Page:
Political Ecology is a transdisciplinary approach to study how nature-society relations evolve over time and across space. Acknowledging the complex nature of nature-society relations, political ecology draws on a rich theoretical and methodological portfolio from human and social ecology, anthropology, history, political science, sociology, and human geography.
Our empirical entry points are material and discursive struggles over environmental resource access, management and control. These struggles and conflicts over the environment and its resources (such as agricultural land, water, wildlife, fisheries, mines, forests, trees, parks) are politically, economically, culturally, and socially mediated. Due to the social, cultural, and political economic embeddedness of such conflicts, assessments (scientific, policy-related) of the state of environment are not politically neutral. That is to say, there are no objective ecologies, but all ecologies are political.
We are thus interested in understanding what kind of ecologies are produced in these struggles and how they are represented through science, popular discourse, social movements, and policies. Moreover, we are interested in understanding how these ecologies and their representations lead to often uneven economic development across time and space.
Thematically, we study political ecologies of nature/forest/wildlife/biodiversity conservation, rural and agricultural development, rural livelihoods and economies, water and land tenure governance, and climate change. Geographically we work in Switzerland, New Zealand, South Africa, Namibia, Tanzania, Pakistan, and Nepal, Kyrgyzstan, Kazakhstan, Tajikistan, Uzbekistan, Russia.
For BSc and MSc students we offer courses and excursions in qualitative methods, human geography, environmental geography, political ecology, water geography, urban geography, economic geography, social theory, global development and change.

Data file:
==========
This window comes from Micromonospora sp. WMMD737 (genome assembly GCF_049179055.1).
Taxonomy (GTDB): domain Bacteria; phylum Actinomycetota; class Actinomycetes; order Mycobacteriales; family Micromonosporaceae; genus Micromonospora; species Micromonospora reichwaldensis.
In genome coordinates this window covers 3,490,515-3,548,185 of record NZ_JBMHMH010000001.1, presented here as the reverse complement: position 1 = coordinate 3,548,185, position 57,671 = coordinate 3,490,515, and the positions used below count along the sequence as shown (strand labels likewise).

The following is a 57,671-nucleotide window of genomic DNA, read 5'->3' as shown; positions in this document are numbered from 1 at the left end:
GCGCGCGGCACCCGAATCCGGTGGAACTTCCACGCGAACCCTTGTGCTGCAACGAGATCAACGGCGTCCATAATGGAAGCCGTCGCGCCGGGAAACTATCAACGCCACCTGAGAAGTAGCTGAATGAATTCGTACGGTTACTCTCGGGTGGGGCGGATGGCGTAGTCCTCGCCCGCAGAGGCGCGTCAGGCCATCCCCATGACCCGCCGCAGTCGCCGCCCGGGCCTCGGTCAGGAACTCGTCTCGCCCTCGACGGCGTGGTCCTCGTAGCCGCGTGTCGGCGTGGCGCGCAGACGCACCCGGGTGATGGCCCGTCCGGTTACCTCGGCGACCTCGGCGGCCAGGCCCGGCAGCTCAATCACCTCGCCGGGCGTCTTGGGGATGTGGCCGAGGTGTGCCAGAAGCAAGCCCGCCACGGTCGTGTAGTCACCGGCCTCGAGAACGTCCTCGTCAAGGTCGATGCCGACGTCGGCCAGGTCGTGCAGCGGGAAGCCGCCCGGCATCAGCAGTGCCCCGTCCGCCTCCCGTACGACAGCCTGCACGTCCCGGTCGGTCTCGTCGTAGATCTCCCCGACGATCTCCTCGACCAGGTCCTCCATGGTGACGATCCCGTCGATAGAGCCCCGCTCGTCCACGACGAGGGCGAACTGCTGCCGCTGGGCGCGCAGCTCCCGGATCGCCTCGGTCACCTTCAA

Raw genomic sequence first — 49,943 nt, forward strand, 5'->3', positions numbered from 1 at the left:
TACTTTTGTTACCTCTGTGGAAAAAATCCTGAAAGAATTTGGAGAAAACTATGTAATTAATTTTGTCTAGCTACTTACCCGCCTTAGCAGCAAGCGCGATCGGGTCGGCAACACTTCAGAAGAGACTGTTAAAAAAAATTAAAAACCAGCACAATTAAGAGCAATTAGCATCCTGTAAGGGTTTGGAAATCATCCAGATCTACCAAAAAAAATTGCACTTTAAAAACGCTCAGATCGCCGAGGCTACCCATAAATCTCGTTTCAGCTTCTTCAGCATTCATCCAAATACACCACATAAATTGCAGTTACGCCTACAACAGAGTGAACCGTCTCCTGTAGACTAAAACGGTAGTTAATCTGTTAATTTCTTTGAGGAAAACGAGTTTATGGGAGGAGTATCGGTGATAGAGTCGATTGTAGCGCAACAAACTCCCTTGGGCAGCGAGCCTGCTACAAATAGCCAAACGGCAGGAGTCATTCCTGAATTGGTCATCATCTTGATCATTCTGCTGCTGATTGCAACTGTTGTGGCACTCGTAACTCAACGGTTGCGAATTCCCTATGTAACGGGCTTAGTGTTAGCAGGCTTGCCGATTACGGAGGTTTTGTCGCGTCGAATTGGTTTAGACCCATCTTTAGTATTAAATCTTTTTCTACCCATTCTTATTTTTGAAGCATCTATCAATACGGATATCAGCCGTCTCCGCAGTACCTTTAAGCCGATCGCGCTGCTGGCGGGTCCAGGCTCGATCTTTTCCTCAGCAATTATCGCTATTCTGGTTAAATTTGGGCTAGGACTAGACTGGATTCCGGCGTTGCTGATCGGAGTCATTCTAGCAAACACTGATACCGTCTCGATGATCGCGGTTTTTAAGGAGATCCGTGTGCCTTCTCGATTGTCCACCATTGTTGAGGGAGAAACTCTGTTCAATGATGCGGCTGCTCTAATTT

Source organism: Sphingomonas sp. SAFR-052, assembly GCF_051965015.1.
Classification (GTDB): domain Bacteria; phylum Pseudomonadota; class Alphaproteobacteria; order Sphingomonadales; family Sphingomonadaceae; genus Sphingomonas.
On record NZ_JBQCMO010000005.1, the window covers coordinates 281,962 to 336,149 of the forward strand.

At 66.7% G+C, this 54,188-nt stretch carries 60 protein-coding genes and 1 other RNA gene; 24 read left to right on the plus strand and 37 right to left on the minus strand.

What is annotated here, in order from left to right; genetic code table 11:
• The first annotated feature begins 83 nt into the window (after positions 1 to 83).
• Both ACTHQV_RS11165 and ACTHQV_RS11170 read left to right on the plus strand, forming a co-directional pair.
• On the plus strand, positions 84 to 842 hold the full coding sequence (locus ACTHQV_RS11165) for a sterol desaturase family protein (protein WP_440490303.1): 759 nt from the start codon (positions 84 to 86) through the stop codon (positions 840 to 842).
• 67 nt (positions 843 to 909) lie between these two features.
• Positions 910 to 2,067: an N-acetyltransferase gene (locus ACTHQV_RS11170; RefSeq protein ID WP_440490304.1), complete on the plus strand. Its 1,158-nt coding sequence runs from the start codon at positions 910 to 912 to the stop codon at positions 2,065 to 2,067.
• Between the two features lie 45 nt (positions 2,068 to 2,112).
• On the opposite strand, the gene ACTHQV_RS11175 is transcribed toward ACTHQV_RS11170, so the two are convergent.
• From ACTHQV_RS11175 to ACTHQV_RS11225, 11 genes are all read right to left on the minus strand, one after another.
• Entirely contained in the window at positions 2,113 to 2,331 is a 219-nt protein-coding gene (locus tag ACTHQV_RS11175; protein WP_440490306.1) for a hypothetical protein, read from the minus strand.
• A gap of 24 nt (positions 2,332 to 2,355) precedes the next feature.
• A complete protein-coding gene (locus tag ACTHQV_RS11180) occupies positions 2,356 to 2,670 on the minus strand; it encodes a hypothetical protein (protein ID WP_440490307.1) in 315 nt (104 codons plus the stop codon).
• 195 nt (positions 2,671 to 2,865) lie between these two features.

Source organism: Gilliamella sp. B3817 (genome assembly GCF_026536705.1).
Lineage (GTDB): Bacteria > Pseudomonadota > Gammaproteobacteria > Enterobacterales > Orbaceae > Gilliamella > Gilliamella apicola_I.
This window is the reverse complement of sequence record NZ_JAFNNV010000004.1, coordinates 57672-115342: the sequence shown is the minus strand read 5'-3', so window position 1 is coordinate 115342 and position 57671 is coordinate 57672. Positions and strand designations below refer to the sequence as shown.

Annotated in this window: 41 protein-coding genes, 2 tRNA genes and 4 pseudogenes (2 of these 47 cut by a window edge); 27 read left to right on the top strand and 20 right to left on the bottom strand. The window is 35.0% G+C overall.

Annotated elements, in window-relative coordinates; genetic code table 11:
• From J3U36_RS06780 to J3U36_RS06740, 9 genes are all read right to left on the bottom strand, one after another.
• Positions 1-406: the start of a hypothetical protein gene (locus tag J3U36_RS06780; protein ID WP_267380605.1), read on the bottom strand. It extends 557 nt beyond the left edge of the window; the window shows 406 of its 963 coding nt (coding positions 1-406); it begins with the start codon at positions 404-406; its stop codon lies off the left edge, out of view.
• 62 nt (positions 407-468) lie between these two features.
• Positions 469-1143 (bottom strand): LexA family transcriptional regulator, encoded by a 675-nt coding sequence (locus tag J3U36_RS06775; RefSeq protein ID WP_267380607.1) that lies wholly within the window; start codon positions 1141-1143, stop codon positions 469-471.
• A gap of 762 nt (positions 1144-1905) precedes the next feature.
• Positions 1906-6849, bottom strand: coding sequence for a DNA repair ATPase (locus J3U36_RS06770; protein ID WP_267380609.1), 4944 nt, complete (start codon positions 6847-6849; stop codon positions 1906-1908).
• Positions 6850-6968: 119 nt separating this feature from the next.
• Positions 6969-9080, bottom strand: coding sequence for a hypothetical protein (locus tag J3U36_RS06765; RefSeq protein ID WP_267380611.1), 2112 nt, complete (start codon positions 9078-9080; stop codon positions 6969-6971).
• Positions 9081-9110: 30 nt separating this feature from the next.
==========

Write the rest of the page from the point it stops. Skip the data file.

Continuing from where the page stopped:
[Caption: Tarangire National Park, Tanzania. Credit: Alex Wunsch]
This project establishes social and political implications of the Communal land reform policies in north-central Namibia. At the present, the Traditional Authorities are likely to be the most affected by the political negotiations of land. As the land governance field experiences a thorough turnover through the reshuffling of roles and connected rights and duties, they are required to re-stabilise their power position, not least with regards to land control. This context offers insight into the creation of new forms of legitimising practices and discourse, drawing on theories of Bourdieu, Turner, and Foucault. This thesis aims to establish a cross-scale image of interrelations between the national land reform narratives and socio-political dynamics on a local level.
2016 SNF Project : P1FRP1_168435
2012-2016 SNF Project : FN 140433 Communal land reform in Namibia - Implications of Individualisation of land tenure
2021 Working paper: Social meaning and material constraints of land scarcity in Northern Namibia. By Lena Bloemertz, Romie Nghitevelekwa, Brice Prudat, Laura Weidmann, Gregor Dobler, Olivier Graefe, Nikolaus J. Kuhn. Namibia University, Integrated Land Management Institute (ILMI)
Prof. Olivier Graefe
This research is focused on processes of neoliberalization of wildlife conservation including the commodification, commercialization and privatization of animals and human-wildlife relationships. Of particular interest is the production of encounter value and the consequences of its commercialization on the relationships between humans and wildlife. A comparison approach is taken in order to identify the differences of encounter value linked to the different territorialities of wildlife conservation like national parks, private game farms and communal conservancies. The objective is to understand how market logics of game viewing impact Namibia's wildlife and shape human-wildlife relationships, today and in the future.
The project is conducted in cooperation with Prof. Dr. A. Schlottmann (University of Frankfurt) and the University of Namibia.
Image credits: Olivier Graefe
Prof. Olivier Graefe
olivier.graefe [at] unifr.ch